If you’re looking to discover historic sites in Turkey then you can explore our interactive map above or navigate further by using the links below.
There’s a fantastic selection of historic sites in Turkey and you can plan some great things to see on your trips by browsing our selection. Once you’ve explored the historic sites in Turkey you can use our itinerary planner tool to plan out your trip and then print off a free pocket guidebook.
Our database of historic sites is growing all the time, but we may not cover them all. Remember, if you know of other historic sites in Turkey, you can always add them to Historvius now by visiting our upload page.
Top Historic Destinations in Turkey: Historic Sites in Istanbul
Aizanoi houses ancient Roman ruins including a stadium, gymnasium, theatre and an impressive Temple of Zeus.
With Hellenistic foundations, this magnificent Seljuk ruin sits atop a 250m high peninsular overlooking the Mediterranean sea.
Part of Alanya Castle, the Citadel (or Ickale) dates back to the 6th century and offers magnificent views.
Anadolu Hisari was built by the Ottoman Sultan Beyazid I in 1395.
The Antalya Museum contains thousands of ancient and prehistoric artifacts.
Anzac Cove was the landing site for Australian and New Zealand troops in the Gallipoli Campaign in World War I.
The ancient city of Aphrodisias was named after the Goddess of Love; Aphrodite. Established in what is now modern day Turkey in the 6th century BC, it expanded into the thriving capital of the surrounding region.
Ari Burnu Cemetery is a World War I Commonwealth cemetery in the Gallipoli Peninsula in Turkey.
Aspendos Roman Theatre is a large and beautifully preserved Ancient Roman site in Turkey.
The city of Assos was founded by Ancient Greeks from the 7th century BC. The ancient ruined city is crowned by an impressive temple dedicated to the Goddess Athena.
Beylerbeyi Palace is a nineteenth century palace built to house important guests.
Bodrum Castle is a 15th century citadel built by Christian knights and houses the Museum of Underwater Archaeology.
The Museum of Underwater Archaeology in Bodrum exhibits treasures from underwater excavations including one of the earliest shipwrecks ever found.
The Cappadocia Underground Cities are incredible Christian subterranean fortified cities in Turkey protected by UNESCO.
Carrhae Battlefield was the setting for one of the most crushing Roman defeats, inflicted at the hands of the Parthians.
Catalhoyuk is the site of an important Neolithic town in Turkey.
One of the oldest surviving churches in the world, this church and museum looks at the life of Saint Nicholas, aka Santa Claus.
Derinkuyu Underground City is the most famous of the Cappadocia subterranean cities built by early Christians and protected by UNESCO.
Didyma in Turkey contains the ruins of the temple of Apollo, which was one of the most important oracles of the Hellenic world.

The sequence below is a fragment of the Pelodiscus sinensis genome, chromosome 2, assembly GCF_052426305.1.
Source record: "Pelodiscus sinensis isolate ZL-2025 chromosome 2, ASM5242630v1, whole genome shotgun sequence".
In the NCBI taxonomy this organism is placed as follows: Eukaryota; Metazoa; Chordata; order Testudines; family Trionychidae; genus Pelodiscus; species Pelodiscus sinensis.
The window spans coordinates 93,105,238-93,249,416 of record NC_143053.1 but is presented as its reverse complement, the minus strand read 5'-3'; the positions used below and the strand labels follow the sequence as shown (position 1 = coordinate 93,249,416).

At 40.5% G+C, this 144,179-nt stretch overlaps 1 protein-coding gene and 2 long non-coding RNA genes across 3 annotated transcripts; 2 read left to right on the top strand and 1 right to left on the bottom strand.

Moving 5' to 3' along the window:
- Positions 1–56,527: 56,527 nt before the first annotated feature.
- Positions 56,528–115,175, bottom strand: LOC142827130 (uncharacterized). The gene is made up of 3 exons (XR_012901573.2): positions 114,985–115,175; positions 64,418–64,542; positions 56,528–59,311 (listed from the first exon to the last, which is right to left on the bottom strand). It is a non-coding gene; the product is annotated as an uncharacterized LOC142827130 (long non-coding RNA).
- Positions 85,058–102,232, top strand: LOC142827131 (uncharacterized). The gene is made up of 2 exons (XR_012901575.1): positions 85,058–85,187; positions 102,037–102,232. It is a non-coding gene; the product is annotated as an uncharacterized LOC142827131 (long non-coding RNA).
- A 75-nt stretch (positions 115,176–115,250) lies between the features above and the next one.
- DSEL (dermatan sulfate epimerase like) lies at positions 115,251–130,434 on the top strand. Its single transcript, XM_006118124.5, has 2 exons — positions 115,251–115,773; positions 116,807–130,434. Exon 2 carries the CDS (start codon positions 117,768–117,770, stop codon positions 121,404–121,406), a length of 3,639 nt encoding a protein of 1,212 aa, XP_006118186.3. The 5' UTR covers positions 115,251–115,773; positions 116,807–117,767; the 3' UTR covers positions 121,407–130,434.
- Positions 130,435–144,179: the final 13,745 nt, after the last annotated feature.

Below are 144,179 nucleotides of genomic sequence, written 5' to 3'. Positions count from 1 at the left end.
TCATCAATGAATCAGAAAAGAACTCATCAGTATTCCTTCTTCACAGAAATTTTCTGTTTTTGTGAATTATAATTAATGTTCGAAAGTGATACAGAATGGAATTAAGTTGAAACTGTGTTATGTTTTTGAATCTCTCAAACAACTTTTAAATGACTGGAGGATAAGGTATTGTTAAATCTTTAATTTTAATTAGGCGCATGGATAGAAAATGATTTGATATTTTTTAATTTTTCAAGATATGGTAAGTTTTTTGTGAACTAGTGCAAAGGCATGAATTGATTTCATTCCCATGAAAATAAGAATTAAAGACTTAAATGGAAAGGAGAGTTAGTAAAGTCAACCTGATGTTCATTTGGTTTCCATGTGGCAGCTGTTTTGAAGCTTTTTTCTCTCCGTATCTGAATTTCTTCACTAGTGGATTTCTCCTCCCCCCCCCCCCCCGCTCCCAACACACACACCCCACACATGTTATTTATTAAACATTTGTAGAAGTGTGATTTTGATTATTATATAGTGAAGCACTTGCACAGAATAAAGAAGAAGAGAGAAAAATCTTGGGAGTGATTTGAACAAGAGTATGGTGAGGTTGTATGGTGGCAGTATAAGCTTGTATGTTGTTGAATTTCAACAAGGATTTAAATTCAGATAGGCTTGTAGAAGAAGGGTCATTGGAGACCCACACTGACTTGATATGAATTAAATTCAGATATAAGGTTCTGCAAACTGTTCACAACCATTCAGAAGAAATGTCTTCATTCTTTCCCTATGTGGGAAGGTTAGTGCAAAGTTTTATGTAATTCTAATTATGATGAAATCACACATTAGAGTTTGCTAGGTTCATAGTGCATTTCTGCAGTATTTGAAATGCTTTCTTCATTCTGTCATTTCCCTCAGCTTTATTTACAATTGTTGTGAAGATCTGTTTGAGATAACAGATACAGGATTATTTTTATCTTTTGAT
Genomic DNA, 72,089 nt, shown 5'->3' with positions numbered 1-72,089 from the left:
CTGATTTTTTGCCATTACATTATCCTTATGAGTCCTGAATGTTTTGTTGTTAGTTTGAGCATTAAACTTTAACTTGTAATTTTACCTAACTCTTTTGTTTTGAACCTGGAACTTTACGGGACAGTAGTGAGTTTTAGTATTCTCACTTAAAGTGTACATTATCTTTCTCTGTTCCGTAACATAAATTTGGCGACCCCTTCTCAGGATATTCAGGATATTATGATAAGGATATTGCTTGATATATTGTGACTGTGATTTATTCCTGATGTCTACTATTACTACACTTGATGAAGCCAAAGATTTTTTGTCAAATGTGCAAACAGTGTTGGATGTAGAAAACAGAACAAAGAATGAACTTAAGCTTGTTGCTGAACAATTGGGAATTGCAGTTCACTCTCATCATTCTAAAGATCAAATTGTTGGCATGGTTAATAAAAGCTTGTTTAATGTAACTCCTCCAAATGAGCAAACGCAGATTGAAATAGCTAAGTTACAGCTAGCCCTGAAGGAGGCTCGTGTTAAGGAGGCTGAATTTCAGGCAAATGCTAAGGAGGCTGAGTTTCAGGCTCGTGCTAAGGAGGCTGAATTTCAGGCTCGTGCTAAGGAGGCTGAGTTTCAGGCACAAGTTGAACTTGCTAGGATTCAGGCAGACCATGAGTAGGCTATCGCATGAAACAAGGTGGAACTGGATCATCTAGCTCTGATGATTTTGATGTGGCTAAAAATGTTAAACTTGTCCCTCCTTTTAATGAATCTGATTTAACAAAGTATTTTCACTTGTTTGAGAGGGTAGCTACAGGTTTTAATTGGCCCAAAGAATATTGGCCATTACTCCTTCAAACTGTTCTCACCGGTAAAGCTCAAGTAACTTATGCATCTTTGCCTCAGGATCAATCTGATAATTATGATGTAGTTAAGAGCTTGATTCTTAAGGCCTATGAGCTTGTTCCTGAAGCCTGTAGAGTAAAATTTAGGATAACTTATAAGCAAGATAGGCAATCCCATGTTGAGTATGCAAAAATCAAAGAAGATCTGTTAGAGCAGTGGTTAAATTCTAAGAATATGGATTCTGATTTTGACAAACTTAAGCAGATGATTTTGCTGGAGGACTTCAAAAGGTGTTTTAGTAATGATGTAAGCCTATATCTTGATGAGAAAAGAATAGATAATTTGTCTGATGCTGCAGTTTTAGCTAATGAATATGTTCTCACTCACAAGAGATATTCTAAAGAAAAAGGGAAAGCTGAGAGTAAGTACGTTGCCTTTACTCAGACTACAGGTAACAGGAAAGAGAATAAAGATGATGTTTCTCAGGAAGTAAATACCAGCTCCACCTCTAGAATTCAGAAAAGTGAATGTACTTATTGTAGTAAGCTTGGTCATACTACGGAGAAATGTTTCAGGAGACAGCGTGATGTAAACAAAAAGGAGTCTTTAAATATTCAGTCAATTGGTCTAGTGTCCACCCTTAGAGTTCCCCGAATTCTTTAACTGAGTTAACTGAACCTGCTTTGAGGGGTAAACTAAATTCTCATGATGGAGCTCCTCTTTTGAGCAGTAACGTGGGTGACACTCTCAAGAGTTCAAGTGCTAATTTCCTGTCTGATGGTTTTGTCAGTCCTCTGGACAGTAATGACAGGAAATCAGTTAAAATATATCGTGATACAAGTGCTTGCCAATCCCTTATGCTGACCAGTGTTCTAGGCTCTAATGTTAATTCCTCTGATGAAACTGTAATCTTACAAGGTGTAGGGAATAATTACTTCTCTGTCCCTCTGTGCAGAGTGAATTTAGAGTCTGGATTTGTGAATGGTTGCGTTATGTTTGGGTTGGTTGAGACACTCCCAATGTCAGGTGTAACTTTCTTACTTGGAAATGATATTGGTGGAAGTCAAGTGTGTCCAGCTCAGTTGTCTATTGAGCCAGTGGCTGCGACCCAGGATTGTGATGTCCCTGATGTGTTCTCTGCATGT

Dolmabahce Palace is an opulent nineteenth century palace which twice served as the seat of the Ottoman Empire.
Ephesus in Turkey represents some of the best preserved Greek and Roman ruins in the Mediterranean.
Galata Tower is a medieval turreted tower first built by the Genoese in 1348.
This astonishing museum features thousands of square feet of lovingly restored mosaics from the Roman town of Zeugma.
A tiny island located just off the Turkish mainland, Gemiler Island is packed with Byzantine remains including a number of ancient churches.
Göbekli Tepe is a fascinating Neolithic site said to be home to the oldest temple in the World.
Gordion is an ancient Phrygian city which today contains the astounding burial mound said to belong to King Midas.
Located in the picturesque Goreme Valley, Goreme’s open air museum is one of the most accessible ways to explore the region's ancient rock-cut churches.
Hadrian’s Gate is an Ancient Roman monument in Antalya built in honour of the Emperor Hadrian.
Hagia Sophia is a world famous sixth century church turned mosque in Istanbul.
A thirteenth century church, a fifteenth century mosque and a twentieth century museum, the Trabzon Hagia Sophia has a fascinating history and boasts a wealth of ancient art and frescoes.
The Haidar Pasha Cemetery in Turkey is the final resting place of thousands of Crimean War soldiers.
Hatay Museum in Antakya explores the history of the famous ancient city of Antioch. Among a host of other artefacts is a collection of exquisite Roman mosaics.
Hattusha is one of Turkey’s great ruins of the capitals of the Hittite Empire and is listed as a UNESCO World Heritage site.
Hierapolis was once a thriving, multicultural ancient city and spa, the remains of which can now be seen in modern day Turkey.
The Hill 60 Cemetery is a Commonwealth World War I military cemetery in Gallipoli.
The Ihlara Valley is famous for a number of rock-carved ancient churches known for their ornate frescoes depicting biblical events.
The Istanbul Archaeology Museum houses around a million artefacts from an impressive range of cultures and periods.
The Istanbul Maritime Museum exhibits a variety of ships, weapons, works of art and artifacts relating to Turkey’s naval history.
The Istanbul Mosaic Museum contains the amazing remains of mosaics excavated the Great Palace of Constantinople built during the Byzantine period.
Kabatepe Museum in Turkey is dedicated to the Gallipoli Campaign of World War I.
Kaunos contains the remains of an ancient Carian city and includes a host of Hellenic, Roman and Byzantine remains – particularly its impressive theatre.